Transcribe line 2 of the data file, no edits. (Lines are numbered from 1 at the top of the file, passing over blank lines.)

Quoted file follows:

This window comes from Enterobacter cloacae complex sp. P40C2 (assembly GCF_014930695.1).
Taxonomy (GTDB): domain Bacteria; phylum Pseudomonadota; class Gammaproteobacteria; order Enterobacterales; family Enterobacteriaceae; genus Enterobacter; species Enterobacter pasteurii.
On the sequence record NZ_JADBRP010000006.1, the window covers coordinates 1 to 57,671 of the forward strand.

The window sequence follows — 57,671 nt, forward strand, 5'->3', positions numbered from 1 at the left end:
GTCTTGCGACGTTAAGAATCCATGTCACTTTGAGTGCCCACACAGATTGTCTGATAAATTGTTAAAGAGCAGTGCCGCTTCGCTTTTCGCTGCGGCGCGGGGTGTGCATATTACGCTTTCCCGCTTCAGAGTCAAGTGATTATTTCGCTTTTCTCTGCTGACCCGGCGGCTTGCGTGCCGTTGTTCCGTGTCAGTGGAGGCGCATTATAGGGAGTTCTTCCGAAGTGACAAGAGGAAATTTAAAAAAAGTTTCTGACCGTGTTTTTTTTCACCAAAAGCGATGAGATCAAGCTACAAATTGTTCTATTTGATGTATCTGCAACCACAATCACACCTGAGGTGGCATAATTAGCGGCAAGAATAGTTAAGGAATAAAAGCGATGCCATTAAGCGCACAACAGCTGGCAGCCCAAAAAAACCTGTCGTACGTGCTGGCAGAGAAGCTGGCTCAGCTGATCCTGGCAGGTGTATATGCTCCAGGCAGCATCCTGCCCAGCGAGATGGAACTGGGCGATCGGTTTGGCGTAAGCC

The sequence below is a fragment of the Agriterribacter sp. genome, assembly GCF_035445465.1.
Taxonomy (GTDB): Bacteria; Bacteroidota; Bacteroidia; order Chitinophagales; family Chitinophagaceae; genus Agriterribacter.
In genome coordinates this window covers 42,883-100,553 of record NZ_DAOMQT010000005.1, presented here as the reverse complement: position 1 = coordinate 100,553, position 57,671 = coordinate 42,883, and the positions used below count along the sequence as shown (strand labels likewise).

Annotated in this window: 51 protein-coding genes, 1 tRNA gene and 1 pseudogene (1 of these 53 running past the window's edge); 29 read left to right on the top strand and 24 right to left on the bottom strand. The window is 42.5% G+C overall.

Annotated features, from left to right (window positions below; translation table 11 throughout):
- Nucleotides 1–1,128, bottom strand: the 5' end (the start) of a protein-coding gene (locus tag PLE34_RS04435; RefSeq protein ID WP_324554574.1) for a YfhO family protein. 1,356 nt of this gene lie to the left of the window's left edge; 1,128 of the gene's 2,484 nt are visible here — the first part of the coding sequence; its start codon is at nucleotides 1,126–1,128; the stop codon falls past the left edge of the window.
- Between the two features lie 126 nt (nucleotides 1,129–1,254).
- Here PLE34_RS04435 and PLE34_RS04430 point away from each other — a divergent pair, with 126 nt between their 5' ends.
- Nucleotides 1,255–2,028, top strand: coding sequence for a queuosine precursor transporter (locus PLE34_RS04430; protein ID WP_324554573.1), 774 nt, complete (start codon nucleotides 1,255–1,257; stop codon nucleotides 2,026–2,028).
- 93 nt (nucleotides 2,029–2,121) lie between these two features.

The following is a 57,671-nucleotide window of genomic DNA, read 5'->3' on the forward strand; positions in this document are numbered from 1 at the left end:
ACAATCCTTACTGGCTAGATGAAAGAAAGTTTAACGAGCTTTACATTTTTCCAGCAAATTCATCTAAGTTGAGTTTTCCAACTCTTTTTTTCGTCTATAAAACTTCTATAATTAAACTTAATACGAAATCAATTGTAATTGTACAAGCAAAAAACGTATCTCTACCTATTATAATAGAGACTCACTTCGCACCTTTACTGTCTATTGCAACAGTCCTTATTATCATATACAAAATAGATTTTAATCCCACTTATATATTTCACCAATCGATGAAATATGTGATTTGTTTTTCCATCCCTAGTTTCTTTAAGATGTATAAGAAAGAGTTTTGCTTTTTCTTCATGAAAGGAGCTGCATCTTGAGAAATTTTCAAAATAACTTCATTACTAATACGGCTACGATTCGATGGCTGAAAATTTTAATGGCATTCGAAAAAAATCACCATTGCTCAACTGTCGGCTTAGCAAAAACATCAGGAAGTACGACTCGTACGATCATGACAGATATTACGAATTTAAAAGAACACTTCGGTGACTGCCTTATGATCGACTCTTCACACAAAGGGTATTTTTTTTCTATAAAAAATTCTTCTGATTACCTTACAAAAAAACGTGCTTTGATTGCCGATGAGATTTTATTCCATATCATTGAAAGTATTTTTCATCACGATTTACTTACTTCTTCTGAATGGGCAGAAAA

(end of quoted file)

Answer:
Taxonomy (GTDB): domain Bacteria; phylum Pseudomonadota; class Gammaproteobacteria; order Enterobacterales; family Enterobacteriaceae; genus Enterobacter; species Enterobacter pasteurii.